TRI-STATE (WFIE) - As the rest of the Tri-State students go back to school this week many schools are trading books for tablets.
That means students are facing even more screen time in and out of the classroom - making healthy tech habits more imperative.
Jennifer Jolly, Tech Expert and Mom, says that as technology becomes more intertwined with our daily lives, it's important to be conscious of the effects, both positive and negative.
"The challenge now is less about putting an exact time to how much screen time kids are getting and more about the quality of time they spend online because we also know and studies show when you actively engage with people and issues that you care about, it can have a positive impact on your well-being," Jolly said.
She says having open conversations with kids about social media and technology use is critical.
"It comes down to understanding what they're doing online and how they're using it and that starts with kind of the basic parenting 101," Jolly explained. "You need to have a good open relationship with your children and I know that's really tough. So one of the things is educate yourself and then talk to them 'hey what are you doing on Instagram?', get on Instagram yourself, follow them, have them follow you! Find out what they're doing and ask them 'who are your favorite people to follow on Instagram and why?"
She encourages parents to engage in technology alongside their kids, for example by playing their favorite video games alongside them sometimes.
"Parents come to me all the time and they say 'what's the deal with the 'Minecraft'?' Spend time doing it with them," Jolly stated. "Go on YouTube and watch a video of how they can better bring peace to that society in Minecraft. You do this stuff with them. It might not be the most fun thing you can do as a parent but it is so critical in their growth as raising healthy, wired kids in this day in age."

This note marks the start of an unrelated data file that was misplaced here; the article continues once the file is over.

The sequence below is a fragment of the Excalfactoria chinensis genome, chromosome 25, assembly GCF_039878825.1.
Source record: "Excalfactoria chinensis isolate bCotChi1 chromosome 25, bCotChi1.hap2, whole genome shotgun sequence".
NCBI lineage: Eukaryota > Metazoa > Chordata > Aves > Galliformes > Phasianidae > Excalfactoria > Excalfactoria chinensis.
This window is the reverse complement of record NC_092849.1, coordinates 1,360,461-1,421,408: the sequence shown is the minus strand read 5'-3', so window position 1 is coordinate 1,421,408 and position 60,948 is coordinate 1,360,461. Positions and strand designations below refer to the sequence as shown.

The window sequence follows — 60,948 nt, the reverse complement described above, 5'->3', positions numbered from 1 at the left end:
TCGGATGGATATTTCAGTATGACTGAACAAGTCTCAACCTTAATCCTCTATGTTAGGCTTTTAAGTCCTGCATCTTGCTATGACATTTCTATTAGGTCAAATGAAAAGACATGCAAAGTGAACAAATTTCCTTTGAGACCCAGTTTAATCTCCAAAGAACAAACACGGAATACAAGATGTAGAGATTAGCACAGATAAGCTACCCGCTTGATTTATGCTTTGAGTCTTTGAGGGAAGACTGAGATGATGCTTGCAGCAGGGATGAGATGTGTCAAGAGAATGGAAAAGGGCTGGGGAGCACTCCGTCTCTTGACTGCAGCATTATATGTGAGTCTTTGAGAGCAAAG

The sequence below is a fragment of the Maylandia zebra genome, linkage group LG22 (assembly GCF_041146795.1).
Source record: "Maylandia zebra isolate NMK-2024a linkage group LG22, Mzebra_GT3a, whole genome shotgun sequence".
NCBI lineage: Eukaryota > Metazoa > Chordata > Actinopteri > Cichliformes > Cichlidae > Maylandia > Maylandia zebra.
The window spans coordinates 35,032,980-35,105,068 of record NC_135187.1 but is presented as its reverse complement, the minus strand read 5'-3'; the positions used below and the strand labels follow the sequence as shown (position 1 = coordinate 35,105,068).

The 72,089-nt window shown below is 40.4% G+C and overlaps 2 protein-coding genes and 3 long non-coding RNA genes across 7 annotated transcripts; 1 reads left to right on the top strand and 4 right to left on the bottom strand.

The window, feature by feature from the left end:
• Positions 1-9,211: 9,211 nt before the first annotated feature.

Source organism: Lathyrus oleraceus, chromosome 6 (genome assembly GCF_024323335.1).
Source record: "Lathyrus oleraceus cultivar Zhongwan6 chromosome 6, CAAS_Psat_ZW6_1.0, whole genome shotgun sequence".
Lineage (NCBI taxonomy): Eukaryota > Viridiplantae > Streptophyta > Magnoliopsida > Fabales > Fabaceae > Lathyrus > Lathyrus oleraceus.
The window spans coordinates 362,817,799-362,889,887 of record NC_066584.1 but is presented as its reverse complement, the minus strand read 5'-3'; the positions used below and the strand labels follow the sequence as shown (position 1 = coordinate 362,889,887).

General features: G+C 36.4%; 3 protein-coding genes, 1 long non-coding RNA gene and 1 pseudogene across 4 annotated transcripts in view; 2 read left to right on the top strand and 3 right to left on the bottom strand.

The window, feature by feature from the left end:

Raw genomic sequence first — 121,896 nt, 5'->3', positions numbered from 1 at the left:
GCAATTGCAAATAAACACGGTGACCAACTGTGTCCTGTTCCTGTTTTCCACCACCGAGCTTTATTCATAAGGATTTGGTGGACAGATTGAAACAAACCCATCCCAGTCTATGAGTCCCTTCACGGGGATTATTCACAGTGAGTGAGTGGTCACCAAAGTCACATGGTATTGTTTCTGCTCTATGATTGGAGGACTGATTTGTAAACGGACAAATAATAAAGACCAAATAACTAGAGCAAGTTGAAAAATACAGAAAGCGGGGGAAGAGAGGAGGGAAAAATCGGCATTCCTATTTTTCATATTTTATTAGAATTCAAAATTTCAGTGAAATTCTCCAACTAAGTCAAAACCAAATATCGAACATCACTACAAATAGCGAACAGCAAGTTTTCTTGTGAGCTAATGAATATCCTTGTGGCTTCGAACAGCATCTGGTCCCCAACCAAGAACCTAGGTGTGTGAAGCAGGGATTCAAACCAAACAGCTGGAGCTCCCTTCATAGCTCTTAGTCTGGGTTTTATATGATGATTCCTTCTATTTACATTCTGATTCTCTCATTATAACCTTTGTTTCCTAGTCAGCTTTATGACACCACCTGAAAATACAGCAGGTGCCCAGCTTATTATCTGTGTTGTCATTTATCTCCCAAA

She said avoiding technology or taking it away isn't usually the best choice.
"If you threaten to take a teen's phone away or you say no social media at all, they're going to go get it at their friend's house and then if or when they do have problems with it or questions about it they can't come and talk with you about it," explained Jolly. "Supervise them safely and wisely and allow them to grow into good digital citizens."
Jolly said the key to healthy screen usage is awareness and open conversation with your kids.
"Get educated, talk with them about it early and often, and just make sure that you are reacting to healthy positive thoughts versus some fear of what might happen."
She also emphasizes the importance of parents modeling good behavior and healthy screen usage themselves, saying that many times parents can be just as bad, if not worse, than their kids when it comes to screen time.
Jolly encourages parents to lead by example and put the phone away at meal time and at bedtime put all devices in one central charging station overnight, away from bedrooms. Screens have been proven to mess with quality of sleep for both kids and parents.
Facebook and Instagram recently released new tools to help families keep track of and manage their screen time.
The new features include an activity dashboard that shows you how much time you spend on the app, a way to set a daily reminder not to exceed those daily goals and a new way to limit notifications.
You can access the tools through settings on both social media sites.